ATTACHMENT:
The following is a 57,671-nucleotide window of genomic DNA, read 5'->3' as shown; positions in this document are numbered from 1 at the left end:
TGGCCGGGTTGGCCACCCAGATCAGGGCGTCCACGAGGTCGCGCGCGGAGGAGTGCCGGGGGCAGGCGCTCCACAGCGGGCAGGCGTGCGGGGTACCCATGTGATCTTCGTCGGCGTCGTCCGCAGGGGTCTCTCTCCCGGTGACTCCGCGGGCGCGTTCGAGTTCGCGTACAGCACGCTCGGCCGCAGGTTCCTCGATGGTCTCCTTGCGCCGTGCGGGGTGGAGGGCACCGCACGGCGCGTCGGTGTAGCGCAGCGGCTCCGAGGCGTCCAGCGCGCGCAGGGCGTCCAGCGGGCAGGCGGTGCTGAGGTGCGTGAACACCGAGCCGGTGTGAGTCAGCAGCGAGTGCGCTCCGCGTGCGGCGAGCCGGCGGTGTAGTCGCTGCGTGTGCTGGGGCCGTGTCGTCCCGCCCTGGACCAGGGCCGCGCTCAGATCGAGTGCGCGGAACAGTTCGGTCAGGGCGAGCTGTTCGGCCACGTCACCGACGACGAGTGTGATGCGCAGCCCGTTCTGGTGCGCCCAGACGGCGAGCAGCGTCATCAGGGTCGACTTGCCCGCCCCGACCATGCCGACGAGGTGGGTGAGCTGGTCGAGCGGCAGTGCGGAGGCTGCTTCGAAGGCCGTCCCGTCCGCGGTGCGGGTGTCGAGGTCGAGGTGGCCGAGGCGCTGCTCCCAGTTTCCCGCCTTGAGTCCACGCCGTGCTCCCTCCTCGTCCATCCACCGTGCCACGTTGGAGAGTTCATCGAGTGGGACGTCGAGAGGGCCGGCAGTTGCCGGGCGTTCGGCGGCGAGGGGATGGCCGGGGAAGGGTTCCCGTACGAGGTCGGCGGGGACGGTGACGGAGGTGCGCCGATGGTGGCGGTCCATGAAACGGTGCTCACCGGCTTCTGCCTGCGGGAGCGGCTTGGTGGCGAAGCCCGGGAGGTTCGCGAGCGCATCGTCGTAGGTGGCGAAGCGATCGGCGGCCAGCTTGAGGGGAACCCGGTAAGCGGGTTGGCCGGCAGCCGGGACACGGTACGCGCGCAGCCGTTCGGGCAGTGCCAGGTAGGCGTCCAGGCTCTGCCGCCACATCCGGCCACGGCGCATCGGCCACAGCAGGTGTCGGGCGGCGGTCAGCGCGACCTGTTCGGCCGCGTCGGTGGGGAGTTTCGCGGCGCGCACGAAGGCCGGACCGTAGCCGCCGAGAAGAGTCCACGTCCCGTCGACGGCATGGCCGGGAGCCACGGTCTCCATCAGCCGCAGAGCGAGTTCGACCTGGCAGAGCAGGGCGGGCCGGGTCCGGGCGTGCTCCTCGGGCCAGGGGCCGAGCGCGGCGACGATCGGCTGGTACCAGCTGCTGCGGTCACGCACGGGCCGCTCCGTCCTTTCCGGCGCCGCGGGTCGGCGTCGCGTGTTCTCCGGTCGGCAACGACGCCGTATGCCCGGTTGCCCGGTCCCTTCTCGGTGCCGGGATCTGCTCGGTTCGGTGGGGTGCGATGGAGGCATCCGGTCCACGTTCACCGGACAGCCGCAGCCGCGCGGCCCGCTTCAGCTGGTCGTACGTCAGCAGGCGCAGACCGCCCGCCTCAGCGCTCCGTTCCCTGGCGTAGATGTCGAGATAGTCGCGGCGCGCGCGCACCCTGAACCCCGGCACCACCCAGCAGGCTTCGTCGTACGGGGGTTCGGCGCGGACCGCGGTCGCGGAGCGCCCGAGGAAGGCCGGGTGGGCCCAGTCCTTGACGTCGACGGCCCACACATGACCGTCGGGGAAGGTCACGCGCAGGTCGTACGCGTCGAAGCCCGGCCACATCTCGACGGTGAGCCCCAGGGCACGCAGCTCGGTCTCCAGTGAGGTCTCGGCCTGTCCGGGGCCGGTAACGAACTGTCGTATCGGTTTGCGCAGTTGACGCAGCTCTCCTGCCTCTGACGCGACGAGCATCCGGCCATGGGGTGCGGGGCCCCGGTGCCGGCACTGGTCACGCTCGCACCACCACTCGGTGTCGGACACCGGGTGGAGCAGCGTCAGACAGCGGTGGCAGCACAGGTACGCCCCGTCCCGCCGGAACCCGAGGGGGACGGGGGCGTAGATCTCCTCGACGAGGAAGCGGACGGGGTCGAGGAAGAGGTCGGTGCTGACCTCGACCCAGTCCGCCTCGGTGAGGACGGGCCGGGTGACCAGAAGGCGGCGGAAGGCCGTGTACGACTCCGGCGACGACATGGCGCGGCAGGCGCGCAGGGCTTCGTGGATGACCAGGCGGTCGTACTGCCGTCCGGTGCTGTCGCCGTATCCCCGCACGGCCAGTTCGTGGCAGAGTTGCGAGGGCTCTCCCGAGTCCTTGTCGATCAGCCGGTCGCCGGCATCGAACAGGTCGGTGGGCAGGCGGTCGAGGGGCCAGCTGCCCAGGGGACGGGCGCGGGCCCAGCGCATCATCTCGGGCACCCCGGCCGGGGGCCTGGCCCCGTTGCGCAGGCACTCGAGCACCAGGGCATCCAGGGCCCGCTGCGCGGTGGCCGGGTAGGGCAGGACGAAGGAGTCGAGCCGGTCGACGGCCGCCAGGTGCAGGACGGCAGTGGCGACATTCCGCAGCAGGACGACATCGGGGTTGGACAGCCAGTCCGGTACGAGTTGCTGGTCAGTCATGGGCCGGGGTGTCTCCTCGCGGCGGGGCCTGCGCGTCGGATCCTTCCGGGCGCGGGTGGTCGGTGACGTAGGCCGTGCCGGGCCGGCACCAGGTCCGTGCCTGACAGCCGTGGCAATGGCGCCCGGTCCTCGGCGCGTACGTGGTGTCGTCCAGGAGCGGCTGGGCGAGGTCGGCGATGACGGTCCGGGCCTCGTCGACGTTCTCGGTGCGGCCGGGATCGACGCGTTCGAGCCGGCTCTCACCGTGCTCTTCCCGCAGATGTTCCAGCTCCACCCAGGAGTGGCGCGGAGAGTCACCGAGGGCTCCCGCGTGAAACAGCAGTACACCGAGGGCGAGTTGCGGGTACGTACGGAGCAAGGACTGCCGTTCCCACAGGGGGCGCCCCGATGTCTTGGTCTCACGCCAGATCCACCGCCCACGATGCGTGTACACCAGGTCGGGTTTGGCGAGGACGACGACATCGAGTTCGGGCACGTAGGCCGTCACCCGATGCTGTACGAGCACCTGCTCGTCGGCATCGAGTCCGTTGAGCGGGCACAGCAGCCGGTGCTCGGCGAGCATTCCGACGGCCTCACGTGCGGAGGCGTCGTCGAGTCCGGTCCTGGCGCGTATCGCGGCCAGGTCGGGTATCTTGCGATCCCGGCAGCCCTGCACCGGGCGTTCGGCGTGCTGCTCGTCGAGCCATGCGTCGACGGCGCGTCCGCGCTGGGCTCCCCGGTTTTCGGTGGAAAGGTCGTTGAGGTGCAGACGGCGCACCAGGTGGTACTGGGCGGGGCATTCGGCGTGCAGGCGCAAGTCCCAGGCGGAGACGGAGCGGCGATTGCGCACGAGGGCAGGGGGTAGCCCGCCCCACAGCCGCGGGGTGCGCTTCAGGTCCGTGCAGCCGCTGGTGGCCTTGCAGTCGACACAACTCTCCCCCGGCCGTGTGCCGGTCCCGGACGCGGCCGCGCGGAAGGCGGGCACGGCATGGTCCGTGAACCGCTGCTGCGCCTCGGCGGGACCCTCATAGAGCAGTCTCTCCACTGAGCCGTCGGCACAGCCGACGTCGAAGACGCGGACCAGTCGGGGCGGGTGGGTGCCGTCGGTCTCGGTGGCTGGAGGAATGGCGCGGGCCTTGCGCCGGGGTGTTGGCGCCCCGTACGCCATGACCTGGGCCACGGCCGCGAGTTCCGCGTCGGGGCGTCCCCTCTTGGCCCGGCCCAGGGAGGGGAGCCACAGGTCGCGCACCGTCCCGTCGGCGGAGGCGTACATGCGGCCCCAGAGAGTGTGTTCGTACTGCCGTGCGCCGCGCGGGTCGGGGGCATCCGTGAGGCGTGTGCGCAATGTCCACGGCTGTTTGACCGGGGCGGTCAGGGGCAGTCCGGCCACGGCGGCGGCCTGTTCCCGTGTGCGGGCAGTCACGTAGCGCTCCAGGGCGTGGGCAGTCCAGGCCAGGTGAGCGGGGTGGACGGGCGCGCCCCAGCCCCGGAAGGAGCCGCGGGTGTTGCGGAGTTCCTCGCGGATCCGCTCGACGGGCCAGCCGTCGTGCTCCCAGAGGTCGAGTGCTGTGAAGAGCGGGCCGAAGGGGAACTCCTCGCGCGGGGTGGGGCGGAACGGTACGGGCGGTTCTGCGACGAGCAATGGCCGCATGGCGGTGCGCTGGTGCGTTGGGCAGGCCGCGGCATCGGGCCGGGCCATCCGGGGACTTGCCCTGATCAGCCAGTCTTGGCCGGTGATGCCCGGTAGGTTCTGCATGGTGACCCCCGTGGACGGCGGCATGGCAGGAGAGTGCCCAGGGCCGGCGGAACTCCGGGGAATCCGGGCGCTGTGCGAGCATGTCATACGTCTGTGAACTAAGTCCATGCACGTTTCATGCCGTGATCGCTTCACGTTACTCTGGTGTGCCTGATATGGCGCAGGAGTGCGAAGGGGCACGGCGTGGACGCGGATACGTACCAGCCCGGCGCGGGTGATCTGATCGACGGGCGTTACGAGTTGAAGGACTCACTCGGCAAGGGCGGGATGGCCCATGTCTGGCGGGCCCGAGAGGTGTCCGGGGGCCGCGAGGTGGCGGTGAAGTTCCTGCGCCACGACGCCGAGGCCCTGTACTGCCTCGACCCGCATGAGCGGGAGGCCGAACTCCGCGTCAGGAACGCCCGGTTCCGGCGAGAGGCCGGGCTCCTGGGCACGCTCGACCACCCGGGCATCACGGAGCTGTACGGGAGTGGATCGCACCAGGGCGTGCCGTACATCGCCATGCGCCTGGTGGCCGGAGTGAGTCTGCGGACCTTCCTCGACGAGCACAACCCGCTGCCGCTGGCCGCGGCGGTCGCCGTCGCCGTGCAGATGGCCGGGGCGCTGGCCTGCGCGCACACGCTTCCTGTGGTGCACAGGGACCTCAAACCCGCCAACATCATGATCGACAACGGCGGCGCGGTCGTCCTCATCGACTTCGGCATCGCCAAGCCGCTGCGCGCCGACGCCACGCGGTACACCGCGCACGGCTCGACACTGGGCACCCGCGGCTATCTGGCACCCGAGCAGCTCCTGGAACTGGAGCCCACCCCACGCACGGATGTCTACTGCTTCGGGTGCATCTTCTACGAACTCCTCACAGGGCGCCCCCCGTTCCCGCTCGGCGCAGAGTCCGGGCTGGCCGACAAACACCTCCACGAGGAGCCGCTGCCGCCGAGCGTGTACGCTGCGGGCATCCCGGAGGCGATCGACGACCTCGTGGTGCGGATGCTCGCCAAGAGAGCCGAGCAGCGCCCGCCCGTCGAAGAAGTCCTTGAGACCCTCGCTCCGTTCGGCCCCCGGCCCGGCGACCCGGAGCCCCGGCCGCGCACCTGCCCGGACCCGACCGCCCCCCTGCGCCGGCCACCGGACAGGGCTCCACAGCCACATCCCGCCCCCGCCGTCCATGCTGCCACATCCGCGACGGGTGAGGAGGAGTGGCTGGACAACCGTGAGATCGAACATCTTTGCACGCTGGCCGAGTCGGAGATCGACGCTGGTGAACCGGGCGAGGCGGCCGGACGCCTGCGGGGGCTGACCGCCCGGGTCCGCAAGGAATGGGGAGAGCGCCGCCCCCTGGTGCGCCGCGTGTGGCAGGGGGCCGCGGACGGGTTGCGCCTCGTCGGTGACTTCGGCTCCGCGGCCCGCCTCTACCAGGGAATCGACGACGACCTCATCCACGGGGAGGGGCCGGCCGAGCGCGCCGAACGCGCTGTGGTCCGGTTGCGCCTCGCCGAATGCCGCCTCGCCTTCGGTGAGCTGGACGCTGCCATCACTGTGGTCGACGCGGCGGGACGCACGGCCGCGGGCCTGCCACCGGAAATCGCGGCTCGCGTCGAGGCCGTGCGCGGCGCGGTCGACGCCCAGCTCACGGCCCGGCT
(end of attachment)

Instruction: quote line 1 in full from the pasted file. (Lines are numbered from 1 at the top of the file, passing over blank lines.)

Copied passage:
The following is a 57,671-nucleotide window of genomic DNA, read 5'->3' as shown; positions in this document are numbered from 1 at the left end: